Researchers, teachers, students, writers, activists, curators, community organizers, and activists from around the world who are dedicated to the interdisciplinary study of U.S. culture and history in a global context.
Many things that connect us to each other. We publish American Quarterly; organize an annual international meeting and regional events; provide resources; and collaborate with museums, public institutions, and communities.
Original research, teaching, critical thinking, public discussion, and dissent. We share a commitment to viewing U.S. history and culture from multiple perspectives and taking a stand on issues of importance and broad consensus.
Participation in the ASA gives you access to a vibrant scholarly community—at and beyond the annual meeting. You’ll find abundant opportunities for professional advancement, intellectual engagement, and personal development.
In the current moment, people are drawing from multiple legacies of rebellion, protest, survival, and revolution to confront forms of dehumanization and ecological degradation that are foundational to the making of “America.” What might it mean to apprehend and respond to the creative acts of people in revolt? How might creativity enable other ways of envisioning and making sociality, community, bodily and spiritual integrity, and radical futurity?
Since the mid-1990s, the Early American Matters Caucus has been addressing pre-1900 American studies topics, broadly understood. We’re a collegial, friendly group, and we do our best both to cultivate a sense of community among pre-1900 Americanists and to bridge early...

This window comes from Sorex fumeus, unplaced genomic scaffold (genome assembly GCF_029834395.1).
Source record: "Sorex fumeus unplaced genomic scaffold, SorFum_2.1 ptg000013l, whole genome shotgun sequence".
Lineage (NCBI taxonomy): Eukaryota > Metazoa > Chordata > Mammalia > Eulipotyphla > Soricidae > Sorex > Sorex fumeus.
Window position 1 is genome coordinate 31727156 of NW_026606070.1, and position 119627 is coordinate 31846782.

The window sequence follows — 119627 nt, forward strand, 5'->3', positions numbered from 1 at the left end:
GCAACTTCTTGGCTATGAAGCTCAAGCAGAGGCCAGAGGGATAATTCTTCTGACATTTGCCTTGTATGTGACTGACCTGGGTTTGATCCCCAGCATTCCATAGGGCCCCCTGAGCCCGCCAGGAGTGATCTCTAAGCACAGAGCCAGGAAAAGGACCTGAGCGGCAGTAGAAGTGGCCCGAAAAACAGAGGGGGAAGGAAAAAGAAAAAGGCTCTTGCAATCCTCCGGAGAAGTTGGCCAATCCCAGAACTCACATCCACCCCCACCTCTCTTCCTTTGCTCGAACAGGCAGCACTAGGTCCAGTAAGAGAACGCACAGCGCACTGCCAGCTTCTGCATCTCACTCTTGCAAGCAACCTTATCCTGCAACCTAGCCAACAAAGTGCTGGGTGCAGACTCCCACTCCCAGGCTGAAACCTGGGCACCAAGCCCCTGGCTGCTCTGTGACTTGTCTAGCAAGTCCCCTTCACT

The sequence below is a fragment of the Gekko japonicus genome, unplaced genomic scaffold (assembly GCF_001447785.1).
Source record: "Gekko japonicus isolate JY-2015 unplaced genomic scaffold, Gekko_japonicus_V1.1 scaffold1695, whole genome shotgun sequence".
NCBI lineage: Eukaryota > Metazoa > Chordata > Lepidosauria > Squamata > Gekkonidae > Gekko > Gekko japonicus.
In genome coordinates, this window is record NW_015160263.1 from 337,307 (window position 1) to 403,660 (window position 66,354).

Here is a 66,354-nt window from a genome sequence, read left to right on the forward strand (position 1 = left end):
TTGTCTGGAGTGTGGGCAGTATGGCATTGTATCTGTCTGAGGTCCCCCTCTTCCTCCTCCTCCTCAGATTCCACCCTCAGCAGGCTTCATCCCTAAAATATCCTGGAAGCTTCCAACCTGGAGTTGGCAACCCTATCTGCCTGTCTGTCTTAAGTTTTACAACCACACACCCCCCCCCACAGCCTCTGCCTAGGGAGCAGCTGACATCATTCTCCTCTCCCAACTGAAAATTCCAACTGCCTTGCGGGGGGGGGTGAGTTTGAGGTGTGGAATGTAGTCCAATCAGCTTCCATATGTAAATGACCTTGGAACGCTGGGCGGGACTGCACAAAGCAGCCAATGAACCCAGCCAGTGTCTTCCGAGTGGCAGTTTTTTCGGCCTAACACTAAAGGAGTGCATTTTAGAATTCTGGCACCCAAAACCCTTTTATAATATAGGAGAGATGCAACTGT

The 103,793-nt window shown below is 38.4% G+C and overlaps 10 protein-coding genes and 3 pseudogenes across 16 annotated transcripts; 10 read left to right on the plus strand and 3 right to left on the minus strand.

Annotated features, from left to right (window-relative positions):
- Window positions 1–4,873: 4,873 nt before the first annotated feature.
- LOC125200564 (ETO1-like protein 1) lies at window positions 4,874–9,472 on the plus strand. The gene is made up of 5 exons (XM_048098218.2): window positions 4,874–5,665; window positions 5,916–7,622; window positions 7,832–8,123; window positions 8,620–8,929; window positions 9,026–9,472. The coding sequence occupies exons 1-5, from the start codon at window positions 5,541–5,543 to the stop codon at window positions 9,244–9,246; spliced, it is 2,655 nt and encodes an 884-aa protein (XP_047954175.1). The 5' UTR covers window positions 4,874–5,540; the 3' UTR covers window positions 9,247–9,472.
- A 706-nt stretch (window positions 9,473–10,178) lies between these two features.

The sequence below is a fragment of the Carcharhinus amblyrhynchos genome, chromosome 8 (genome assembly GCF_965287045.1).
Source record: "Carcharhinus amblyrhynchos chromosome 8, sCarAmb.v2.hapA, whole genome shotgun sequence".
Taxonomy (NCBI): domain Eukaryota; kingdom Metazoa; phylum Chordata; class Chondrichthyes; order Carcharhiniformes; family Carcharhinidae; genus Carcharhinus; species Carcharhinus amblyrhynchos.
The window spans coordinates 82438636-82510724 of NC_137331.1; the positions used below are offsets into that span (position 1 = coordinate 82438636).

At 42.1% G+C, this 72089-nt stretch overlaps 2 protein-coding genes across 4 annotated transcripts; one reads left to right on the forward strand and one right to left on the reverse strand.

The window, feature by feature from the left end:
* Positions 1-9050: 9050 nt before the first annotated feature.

Posted by American Studies Association of Texas, California American Studies Association, Chesapeake American Studies Association, Eastern American Studies Association, Great Lakes American Studies Association, Hawai’i American Studies Association, Kentucky-Tennessee American Studies Association, Mid-America American Studies Association, New England American Studies Association, New York Metro American Studies Association in Deadline
Empire, war, and colonialism; race, gender, and class; discourse, performance, and subjectivity: these are the issues that the four essays featured here examine through diverse approaches and foci. The forum, “Protesting, Refusing, and Rethinking Borders: A Transnational Perspective,” convened by Sunaina Maira, showcase six essays by scholars and activists engaged in a transnational discussion about border violence and border protests in different locations of the globe. In the Event Review, Wendy Cheng and Juan De Lara discuss Desert X, a contemporary art exhibition in the California desert, to critique its failure to challenge the logics of white supremacy, racism, and capitalism. Finally, we have three book reviews: Keith Feldman discusses five recent books on anti-Muslim racism, Axel González reviews four works from the fast-growing field of racial capitalism, and three works on Christian missions in diverse contexts are discussed by Hillary Kaell.